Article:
DigitalMusicProduction wrote:So if the rule of peakIng up to -6dBFS is to leave headroom for Mastering, In my case seeing as its a straight solo piano recording with no intended effects or Mastering to be applied, i could just as well increase the gain and peak up to 3dBFS ?
It is a little confusing, and you mainly have to go slow and to resist the temptation to jump to conclusions before having understood it all
A mastering engineer may apply a little EQ, make parts of the track mono, look at the stereo width, etc... some this stuff will change the level of some of the frequencies in your mix, possibly increase it a little bit (in the sense that it has some peaks end up higher up in the full scale than before). It can also decrease it (if for example the mastering engineer see fit to make only cuts) or leave it unchanged (if the mix is perfect as it is).
If your mix was already peaking at the top of the scale, there would be literally no space to do these adjustments
without overshooting and distorting the signal. Also, most equipment works best when it's not really pushed to the limit of its performance envelope, so it's best to leave a little more headroom for processing than a little less.
So: the at-least-6dB-of-headroom you conventionally leave in a mix is there to give the mastering engineer space to work comfortably, while also keeping the gear in a good working range.
You may reduce it to 3dB - but you will (potentially) make the mastering engineer's job harder and make certain improvements he would like to do impossible. Or, you may force him/her to gain down your track before applying his/her processing, which reduces the signal/noise ratio and therefore the quality. And like doctors, for mastering engineers it's important to "first, do not harm" (to the signal, not people). 6dB is a good rule of thumb compromise, especially when the recording is already (potentially) as high quality as a 24 bits resolution one.
So that's that. Seldom the mastering engineer will need to use all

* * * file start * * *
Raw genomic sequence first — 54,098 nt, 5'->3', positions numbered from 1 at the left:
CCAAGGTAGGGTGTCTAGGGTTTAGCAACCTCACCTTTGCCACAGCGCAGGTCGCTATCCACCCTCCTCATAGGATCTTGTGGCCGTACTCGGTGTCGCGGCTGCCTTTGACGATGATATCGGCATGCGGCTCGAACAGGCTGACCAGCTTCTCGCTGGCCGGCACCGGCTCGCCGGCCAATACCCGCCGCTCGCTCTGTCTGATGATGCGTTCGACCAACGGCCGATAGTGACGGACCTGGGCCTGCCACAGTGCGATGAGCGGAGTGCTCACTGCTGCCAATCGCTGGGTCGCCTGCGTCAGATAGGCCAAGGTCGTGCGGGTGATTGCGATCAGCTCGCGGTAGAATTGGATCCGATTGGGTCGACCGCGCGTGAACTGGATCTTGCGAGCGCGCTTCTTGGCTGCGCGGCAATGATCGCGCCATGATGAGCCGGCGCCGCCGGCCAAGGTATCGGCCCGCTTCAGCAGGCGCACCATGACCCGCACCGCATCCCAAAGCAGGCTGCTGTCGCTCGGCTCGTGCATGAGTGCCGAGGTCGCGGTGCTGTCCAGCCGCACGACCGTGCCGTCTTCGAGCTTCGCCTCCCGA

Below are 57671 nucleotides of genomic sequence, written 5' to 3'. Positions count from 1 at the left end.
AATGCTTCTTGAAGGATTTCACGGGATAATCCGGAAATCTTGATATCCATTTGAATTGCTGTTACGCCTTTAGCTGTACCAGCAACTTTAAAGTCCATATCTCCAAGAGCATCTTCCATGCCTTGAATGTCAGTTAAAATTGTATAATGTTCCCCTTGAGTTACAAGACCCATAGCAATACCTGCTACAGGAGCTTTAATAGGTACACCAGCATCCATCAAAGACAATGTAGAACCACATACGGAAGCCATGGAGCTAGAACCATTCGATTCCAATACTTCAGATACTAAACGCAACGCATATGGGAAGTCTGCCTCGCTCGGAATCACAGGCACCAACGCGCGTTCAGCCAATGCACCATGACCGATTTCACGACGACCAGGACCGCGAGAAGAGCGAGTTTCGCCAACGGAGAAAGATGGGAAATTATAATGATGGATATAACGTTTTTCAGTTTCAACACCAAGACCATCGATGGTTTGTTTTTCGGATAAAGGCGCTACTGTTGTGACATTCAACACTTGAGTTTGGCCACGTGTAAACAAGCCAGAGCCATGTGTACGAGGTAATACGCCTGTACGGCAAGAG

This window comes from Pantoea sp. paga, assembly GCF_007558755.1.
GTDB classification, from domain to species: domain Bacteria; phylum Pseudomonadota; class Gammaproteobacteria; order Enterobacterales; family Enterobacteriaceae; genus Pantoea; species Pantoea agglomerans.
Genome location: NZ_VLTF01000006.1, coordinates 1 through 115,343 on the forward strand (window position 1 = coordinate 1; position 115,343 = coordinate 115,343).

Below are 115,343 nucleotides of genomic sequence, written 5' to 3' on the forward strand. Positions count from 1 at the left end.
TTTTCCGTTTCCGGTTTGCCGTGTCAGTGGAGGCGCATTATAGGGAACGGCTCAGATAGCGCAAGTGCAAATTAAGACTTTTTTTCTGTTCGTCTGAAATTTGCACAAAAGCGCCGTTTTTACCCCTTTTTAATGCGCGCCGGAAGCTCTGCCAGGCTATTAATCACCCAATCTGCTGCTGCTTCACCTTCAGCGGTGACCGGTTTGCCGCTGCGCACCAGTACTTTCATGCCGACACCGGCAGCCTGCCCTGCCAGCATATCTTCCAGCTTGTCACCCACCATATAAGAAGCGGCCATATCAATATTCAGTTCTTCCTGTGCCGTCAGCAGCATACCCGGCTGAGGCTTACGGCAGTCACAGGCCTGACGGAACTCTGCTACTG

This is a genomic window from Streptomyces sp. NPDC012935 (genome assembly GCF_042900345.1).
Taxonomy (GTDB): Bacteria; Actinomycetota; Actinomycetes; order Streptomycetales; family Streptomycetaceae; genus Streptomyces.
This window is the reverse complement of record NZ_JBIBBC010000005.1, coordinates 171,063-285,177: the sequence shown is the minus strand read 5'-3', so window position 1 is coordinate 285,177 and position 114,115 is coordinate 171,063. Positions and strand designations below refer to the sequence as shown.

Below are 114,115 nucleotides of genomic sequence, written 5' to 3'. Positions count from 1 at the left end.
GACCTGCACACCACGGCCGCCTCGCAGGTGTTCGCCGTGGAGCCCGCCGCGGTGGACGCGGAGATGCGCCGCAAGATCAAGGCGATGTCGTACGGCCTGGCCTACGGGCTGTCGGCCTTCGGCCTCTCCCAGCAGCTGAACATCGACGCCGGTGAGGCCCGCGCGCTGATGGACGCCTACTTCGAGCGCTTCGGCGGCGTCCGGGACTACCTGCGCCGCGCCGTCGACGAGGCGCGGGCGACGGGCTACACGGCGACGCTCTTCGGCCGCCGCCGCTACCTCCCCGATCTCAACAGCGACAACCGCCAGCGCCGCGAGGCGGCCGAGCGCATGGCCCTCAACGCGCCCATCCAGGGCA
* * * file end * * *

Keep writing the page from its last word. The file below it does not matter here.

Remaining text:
the headroom, but it's safe to leave it (or in the ballpark) just in case.
Now, that convention was born in an environment where the final product was generally a CD, so the assumption was that any remaining headroom would be removed by the mastering engineer by limiting the track as the last step of mastering.
Note that "limiting" can be just enough gain to bring the highest peak to 0dBFS - doesn't necessary need to compress anything (and in practice, a very small amount of compression on a few highest peaks would be unnoticeable anyway). A gentle limiting will simply remove any leftover headroom, which is just fine with CDs, which do peak happily at 0dBFS (so long there's no intersample peaks but that's a side benefit of using limiting as opposite to just the gain knob).
With streaming, the expectation is that the track will be attenuated as necessary to hit the target LUFS. Whether not attenuation happens really depends on the material, since as Hugh explained LUFS is a perceptual
measurement, taken over the course of the entire track.
The track may be attenuated, or it may not - regardless if it has peaks near 0dBFS or not.... sure, something that's near 0dBFS all the time
will surely need attenuation.. but it's got nothing to do with the headroom you leave for the mastering engineer.
He/she's gonna need headroom to work anyways.
As of LUFS, it's not something your should really think much about. Just do the best mix you can, have it mastered properly and you'll be fine. If you are interested, I wrote more details on why in my post here